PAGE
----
Turkmenistan and NATO hold forum on regional peace and stability
Experts from five Central Asian states and Afghanistan gathered in Ashgabat for a NATO-sponsored regional conference on “Peace and Stability in Central Asia and Afghanistan: A View from Neutral Turkmenistan” on 2 and 3 March 2015.
This high-level event, organised jointly by the Ministry of Foreign Affairs of Turkmenistan and the office of the NATO Liaison Officer in Central Asia, was unprecedented in the history of Turkmenistan's partnership with the Alliance.
It was the fourth in a series of NATO-sponsored events marking the 20th anniversary of the Partnership for Peace programme in the Central Asian partner states. Moreover, it was included in Turkmenistan's official programme of events celebrating the "Year of Neutrality and Peace" on the 20th anniversary of the United Nations General Assembly Resolution recognising the country's neutrality.
Turkmenistan's Deputy Foreign Minister Berdyniyaz Myatiev opened the event, while the NATO Secretary General's Special Representative for the Caucasus and Central Asia, James Appathurai, addressed participants by video link from NATO Headquarters.
Turkmen participants included officials and experts from a wide range of institutions, including the Ministry of Foreign Affairs, Ministry of Defence, Ministry of Interior, Prosecutor-General's Office, the Institute of State and Law under the President of Turkmenistan, the Institute of International Relations and the International University of Humanities.
Experts from Afghanistan, Kazakhstan, Kyrgyzstan, Tajikistan, Uzbekistan and the United States, and representatives of the United Nations Regional Centre for Preventive Diplomacy for Central Asia, the United Nations Development Programme, the European Union, and the Organization for Security and Co-operation in Europe, also spoke at the event.
Perspectives on regional security issues
Ambassador Sapar Berdyniyazov, Special Envoy of the Ministry of Foreign Affairs of Turkmenistan, underlined Ashgabat's neutral status and transparent foreign and defence policies, saying that these have helped it gain the trust of its neighbours and allowed it to act as a platform facilitating the prevention and resolution of conflict. He also recalled Turkmenistan's support for the stabilisation of neighbouring Afghanistan, both bilaterally and multilaterally, through the Heart of Asia/Istanbul Process.
Dr Shahrbanou Tadjbakhsh (Professor at the Institut d'Etudes Politiques de Paris, France and Researcher at the Peace Research Institute Oslo, Norway) noted that all countries are facing similar threats. However, the means they use to tackle these are different, and their effectiveness debatable: "It would be natural to have regional cooperation, however, it is far from perfect in Central Asia," she said.
Also arguing for greater regional cooperation among Central Asian states, Dr Ulugbek Khasanov (Associate Professor at the University of World Economy and Diplomacy, Uzbekistan) stated that "we are all faced with non-state threats, which no state in the region is able to deal with on its own."
Dr Kuralai Baizakova (Professor at Al-Farabi Kazakh National University, Kazakhstan) noted that "the degree of importance of common threats is perceived differently by different Central Asian states." She advocated the development of new regional mechanisms, for instance, on sharing water resources, which could become a factor for rapprochement in Central Asia.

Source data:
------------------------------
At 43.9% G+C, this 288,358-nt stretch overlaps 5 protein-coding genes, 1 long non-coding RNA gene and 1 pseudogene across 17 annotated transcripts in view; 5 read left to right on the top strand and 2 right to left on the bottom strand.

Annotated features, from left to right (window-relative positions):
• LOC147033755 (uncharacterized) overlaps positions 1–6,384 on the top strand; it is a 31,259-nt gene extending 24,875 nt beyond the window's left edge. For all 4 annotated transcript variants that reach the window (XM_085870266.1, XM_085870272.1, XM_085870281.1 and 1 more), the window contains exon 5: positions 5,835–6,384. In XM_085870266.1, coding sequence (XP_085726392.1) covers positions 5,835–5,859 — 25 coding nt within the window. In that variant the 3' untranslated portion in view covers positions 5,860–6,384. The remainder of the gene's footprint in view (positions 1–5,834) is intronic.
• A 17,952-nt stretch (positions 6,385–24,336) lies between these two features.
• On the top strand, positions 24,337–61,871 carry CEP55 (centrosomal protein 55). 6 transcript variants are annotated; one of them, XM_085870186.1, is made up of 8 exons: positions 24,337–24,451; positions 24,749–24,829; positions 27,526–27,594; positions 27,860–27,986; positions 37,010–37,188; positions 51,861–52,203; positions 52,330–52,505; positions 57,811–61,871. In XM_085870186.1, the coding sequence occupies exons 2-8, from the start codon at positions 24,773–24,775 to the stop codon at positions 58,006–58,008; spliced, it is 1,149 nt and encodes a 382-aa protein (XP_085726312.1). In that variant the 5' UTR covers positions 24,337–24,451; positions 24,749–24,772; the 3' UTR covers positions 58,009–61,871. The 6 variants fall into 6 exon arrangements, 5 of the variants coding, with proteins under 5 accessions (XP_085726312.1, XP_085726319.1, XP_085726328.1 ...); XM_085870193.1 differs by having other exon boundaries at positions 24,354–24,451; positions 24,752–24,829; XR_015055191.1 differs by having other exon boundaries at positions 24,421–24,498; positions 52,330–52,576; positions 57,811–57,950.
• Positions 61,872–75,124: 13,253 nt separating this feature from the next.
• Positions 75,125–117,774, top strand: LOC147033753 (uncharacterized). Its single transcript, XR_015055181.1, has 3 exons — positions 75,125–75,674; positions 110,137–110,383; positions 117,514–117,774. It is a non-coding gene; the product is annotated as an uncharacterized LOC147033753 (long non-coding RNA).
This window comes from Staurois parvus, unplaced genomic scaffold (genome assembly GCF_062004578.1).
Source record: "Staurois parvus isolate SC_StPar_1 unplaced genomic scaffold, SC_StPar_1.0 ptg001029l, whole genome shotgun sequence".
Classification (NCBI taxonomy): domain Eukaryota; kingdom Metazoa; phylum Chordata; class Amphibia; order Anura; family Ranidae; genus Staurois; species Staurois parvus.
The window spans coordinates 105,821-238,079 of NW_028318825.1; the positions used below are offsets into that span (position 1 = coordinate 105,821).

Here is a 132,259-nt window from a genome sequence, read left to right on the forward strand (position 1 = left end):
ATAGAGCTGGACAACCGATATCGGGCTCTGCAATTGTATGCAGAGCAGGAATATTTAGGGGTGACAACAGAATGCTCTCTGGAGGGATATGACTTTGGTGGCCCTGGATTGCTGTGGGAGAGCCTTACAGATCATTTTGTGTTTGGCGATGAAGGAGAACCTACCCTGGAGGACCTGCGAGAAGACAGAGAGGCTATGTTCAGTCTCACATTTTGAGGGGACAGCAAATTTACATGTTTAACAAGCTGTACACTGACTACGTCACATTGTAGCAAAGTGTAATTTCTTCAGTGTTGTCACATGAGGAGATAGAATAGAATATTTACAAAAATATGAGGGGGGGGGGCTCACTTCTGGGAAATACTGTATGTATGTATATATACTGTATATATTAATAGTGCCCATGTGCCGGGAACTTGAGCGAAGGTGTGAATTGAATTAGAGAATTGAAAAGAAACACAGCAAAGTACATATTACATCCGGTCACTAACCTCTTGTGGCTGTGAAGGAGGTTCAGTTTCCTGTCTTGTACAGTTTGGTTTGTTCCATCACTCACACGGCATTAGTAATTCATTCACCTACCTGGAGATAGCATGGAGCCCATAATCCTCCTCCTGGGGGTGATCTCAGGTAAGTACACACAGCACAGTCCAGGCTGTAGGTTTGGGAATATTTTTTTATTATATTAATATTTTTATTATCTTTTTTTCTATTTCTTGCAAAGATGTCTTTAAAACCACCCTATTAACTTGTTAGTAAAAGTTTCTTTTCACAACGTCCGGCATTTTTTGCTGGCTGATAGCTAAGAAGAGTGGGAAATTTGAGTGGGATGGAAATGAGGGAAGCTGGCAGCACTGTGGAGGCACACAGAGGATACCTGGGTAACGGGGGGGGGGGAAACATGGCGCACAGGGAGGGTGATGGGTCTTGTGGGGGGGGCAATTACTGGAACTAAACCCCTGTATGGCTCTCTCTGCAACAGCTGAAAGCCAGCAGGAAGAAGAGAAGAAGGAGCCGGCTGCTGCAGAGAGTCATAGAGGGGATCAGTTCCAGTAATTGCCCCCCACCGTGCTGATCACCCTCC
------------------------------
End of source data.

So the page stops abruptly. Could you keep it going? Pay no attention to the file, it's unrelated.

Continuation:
Elnura Omurkulova-Ozierska (Researcher at the National Strategic Studies Institute, Kyrgyzstan) highlighted the increasing threat to Central Asian security posed by radicalisation, while warning that harsh counter-terrorism policies adopted by some countries can be counter-productive.
Bakhtiyor Rakhmonov, an independent expert from Tajikistan, recalled Turkmenistan's role as the first platform for three rounds of negotiations between the parties to Tajikistan's Civil War (1992-1997), which made an "invaluable contribution" to ending this conflict. He also expressed the hope that the international community would assist Tajikistan in strengthening the security of its long common border with Afghanistan.
Haroun Mir (Director of the Centre for Research and Policy Studies, Afghanistan) praised the international community's enormous contribution to Afghanistan, which today is a democracy enjoying freedom of speech. While he saw 2015 as a major test of the ability of the Afghan National Security Forces to ensure security throughout the country, he also highlighted a window of opportunity for national reconciliation, expressing the hope that this year would witness a breakthrough in the Afghan peace process.
The NATO Liaison Officer in Central Asia, Alexander Vinnikov, outlined NATO's continued engagement with Central Asian partners and commitment to Afghanistan. While the NATO-led ISAF operation was completed in December 2014, support for the further development of Afghan security forces and institutions and wider cooperation with Afghanistan continue, as outlined at NATO's Summit in Wales in September 2014.
Participants also exchanged views about the threat posed by radicalisation and the so-called Islamic State of Iraq and the Levant (ISIL); bilateral border and energy-related tensions between Central Asian states; the narcotics problem and the importance of tackling it effectively; and other security-related challenges including recent events in Ukraine and the accompanying "information war", labour migration and the impact of the Russian economic crisis on Central Asia.